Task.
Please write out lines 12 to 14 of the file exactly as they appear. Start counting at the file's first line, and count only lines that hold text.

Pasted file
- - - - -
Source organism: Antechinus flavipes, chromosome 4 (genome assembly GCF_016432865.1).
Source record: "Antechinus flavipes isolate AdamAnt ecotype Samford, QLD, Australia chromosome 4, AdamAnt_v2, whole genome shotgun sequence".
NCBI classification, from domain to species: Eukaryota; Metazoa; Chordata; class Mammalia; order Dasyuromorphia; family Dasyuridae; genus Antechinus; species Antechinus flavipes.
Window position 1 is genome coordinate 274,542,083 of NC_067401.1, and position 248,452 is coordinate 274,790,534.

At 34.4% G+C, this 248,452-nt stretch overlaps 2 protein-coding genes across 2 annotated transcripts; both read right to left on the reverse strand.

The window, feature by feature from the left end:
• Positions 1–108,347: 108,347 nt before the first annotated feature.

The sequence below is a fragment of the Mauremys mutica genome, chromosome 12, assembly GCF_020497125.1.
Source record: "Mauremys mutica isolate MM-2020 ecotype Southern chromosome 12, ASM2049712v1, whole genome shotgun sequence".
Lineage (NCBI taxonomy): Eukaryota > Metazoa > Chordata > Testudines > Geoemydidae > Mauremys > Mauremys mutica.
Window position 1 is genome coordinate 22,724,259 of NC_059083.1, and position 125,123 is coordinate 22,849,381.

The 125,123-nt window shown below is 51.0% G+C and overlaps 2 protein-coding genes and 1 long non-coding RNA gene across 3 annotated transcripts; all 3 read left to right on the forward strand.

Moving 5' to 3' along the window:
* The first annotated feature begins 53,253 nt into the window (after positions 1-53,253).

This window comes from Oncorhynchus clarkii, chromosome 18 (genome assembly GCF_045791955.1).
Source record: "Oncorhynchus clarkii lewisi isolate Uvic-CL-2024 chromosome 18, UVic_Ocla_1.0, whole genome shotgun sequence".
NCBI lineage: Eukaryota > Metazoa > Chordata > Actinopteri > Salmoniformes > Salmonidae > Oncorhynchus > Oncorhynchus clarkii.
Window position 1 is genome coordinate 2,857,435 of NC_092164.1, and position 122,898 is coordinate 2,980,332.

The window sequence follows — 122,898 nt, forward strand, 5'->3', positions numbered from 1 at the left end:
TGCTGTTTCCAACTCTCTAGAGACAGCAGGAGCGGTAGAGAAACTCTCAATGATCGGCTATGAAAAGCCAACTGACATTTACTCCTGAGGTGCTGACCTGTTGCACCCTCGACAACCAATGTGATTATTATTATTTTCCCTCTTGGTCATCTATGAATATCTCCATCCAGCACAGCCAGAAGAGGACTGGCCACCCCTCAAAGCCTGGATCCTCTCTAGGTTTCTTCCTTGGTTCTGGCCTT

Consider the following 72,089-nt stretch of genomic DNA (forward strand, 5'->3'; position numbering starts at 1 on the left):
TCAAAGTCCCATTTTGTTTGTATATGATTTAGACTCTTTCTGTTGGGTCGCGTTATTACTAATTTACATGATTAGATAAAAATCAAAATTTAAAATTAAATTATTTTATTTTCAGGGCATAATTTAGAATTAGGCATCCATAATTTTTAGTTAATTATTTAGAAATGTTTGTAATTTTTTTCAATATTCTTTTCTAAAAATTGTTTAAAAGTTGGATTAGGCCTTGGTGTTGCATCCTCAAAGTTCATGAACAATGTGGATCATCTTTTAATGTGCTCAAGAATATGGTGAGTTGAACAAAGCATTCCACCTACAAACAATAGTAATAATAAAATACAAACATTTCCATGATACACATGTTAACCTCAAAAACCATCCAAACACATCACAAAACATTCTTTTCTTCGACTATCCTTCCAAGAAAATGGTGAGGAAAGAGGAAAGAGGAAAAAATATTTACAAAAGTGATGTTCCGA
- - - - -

The 125,123-nt window shown below is 51.0% G+C and overlaps 2 protein-coding genes and 1 long non-coding RNA gene across 3 annotated transcripts; all 3 read left to right on the forward strand.

Moving 5' to 3' along the window:
* The first annotated feature begins 53,253 nt into the window (after positions 1-53,253).